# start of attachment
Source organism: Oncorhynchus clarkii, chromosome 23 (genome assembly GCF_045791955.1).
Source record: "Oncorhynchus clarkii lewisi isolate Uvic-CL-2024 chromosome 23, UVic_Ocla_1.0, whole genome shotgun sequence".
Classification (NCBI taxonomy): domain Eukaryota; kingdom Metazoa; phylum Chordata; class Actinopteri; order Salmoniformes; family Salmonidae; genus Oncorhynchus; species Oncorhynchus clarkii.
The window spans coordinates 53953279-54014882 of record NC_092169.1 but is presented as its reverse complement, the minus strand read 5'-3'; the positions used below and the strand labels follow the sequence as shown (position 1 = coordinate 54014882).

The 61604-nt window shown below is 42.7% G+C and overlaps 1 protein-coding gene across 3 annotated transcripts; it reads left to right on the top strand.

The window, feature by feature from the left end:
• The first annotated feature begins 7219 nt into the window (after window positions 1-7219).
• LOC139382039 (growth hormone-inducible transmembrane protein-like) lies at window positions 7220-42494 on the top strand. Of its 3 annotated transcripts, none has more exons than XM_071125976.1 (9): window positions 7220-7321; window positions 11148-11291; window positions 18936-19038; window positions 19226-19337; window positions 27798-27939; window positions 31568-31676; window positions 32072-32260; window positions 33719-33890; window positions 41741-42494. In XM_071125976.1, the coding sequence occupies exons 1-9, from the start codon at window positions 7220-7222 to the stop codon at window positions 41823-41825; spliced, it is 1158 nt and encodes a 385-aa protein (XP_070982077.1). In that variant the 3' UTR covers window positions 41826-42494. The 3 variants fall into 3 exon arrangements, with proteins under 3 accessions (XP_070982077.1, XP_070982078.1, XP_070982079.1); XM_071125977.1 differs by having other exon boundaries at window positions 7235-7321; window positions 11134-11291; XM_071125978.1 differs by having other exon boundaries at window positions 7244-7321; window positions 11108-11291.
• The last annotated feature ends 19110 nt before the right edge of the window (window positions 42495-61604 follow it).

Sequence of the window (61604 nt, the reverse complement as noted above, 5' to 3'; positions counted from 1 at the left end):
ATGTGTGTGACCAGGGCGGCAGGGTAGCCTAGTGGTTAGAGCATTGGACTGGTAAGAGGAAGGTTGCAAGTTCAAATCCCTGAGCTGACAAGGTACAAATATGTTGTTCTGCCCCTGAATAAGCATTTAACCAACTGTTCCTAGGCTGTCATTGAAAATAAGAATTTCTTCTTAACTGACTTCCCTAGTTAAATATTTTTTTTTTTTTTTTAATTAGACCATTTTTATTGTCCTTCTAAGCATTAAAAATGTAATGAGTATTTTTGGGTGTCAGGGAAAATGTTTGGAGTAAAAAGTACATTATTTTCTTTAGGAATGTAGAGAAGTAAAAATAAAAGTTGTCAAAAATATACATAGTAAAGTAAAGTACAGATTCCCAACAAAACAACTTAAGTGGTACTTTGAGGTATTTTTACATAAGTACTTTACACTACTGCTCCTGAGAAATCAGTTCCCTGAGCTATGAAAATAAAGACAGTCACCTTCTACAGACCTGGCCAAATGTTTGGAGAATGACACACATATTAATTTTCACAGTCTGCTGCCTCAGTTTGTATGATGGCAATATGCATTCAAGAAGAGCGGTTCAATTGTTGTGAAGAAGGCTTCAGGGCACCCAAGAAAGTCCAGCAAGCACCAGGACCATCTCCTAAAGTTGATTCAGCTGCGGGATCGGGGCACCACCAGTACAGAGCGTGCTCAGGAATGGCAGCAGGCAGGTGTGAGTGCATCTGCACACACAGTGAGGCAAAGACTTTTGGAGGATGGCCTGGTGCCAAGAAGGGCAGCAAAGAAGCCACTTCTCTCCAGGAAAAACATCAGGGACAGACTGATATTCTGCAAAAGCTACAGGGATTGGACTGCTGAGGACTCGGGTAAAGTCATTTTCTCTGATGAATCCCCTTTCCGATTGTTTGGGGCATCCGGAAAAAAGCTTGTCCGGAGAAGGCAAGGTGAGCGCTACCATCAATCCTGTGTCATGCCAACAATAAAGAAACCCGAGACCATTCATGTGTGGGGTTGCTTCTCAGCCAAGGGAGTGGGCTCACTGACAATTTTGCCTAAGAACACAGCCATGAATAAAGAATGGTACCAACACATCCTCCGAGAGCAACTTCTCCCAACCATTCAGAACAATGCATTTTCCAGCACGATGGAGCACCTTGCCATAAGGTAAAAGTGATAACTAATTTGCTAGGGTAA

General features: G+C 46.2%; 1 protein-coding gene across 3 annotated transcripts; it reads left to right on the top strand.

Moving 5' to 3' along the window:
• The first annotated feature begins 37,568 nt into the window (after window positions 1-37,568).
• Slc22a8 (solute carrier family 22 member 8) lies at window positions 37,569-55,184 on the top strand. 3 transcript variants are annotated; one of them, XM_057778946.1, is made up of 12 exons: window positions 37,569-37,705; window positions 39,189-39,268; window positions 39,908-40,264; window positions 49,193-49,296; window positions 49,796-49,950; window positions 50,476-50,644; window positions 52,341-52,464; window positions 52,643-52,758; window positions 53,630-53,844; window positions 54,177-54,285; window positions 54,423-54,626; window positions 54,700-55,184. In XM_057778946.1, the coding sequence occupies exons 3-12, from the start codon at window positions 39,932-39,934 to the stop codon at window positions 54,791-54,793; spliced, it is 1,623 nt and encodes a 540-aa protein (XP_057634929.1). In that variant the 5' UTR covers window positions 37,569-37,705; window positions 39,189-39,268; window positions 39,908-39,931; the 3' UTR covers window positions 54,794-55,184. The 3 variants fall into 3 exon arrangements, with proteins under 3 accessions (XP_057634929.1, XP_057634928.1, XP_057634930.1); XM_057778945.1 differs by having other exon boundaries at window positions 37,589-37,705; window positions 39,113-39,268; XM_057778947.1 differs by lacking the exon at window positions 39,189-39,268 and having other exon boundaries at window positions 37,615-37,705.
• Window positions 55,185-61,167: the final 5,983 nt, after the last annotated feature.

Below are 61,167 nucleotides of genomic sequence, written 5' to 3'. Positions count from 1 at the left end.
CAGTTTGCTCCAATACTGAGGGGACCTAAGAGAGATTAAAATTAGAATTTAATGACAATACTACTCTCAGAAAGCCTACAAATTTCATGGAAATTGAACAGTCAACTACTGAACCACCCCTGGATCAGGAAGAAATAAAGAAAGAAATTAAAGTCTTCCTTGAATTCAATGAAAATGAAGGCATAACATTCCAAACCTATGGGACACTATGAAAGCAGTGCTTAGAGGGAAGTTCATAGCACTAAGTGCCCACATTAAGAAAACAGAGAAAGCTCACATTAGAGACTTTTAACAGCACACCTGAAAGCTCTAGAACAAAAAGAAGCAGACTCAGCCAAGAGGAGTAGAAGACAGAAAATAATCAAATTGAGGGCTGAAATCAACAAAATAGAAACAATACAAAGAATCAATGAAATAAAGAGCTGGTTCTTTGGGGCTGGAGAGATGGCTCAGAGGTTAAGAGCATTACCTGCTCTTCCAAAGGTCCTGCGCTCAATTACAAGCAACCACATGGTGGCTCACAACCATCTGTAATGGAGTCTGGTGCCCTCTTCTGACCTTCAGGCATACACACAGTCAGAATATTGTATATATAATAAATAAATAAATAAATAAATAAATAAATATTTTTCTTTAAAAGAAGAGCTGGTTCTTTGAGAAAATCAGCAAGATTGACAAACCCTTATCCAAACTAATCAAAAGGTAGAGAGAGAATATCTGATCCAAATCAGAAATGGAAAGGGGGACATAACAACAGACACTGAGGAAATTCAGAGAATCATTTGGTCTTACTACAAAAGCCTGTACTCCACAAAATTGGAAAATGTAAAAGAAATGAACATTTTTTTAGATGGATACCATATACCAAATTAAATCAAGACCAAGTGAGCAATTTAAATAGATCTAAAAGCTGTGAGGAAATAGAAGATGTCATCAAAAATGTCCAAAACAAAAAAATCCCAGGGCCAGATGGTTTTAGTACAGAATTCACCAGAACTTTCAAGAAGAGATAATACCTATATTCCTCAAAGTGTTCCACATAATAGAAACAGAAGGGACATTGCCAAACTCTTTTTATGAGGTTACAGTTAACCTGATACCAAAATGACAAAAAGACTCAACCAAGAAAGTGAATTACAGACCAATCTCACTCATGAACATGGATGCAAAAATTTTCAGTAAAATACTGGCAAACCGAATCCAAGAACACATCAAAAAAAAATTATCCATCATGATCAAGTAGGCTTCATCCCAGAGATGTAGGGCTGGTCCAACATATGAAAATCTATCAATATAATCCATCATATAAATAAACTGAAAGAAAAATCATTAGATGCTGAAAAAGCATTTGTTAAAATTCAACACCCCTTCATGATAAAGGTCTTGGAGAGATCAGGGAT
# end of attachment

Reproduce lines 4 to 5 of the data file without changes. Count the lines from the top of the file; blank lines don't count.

The window spans coordinates 53953279-54014882 of record NC_092169.1 but is presented as its reverse complement, the minus strand read 5'-3'; the positions used below and the strand labels follow the sequence as shown (position 1 = coordinate 54014882).

The 61604-nt window shown below is 42.7% G+C and overlaps 1 protein-coding gene across 3 annotated transcripts; it reads left to right on the top strand.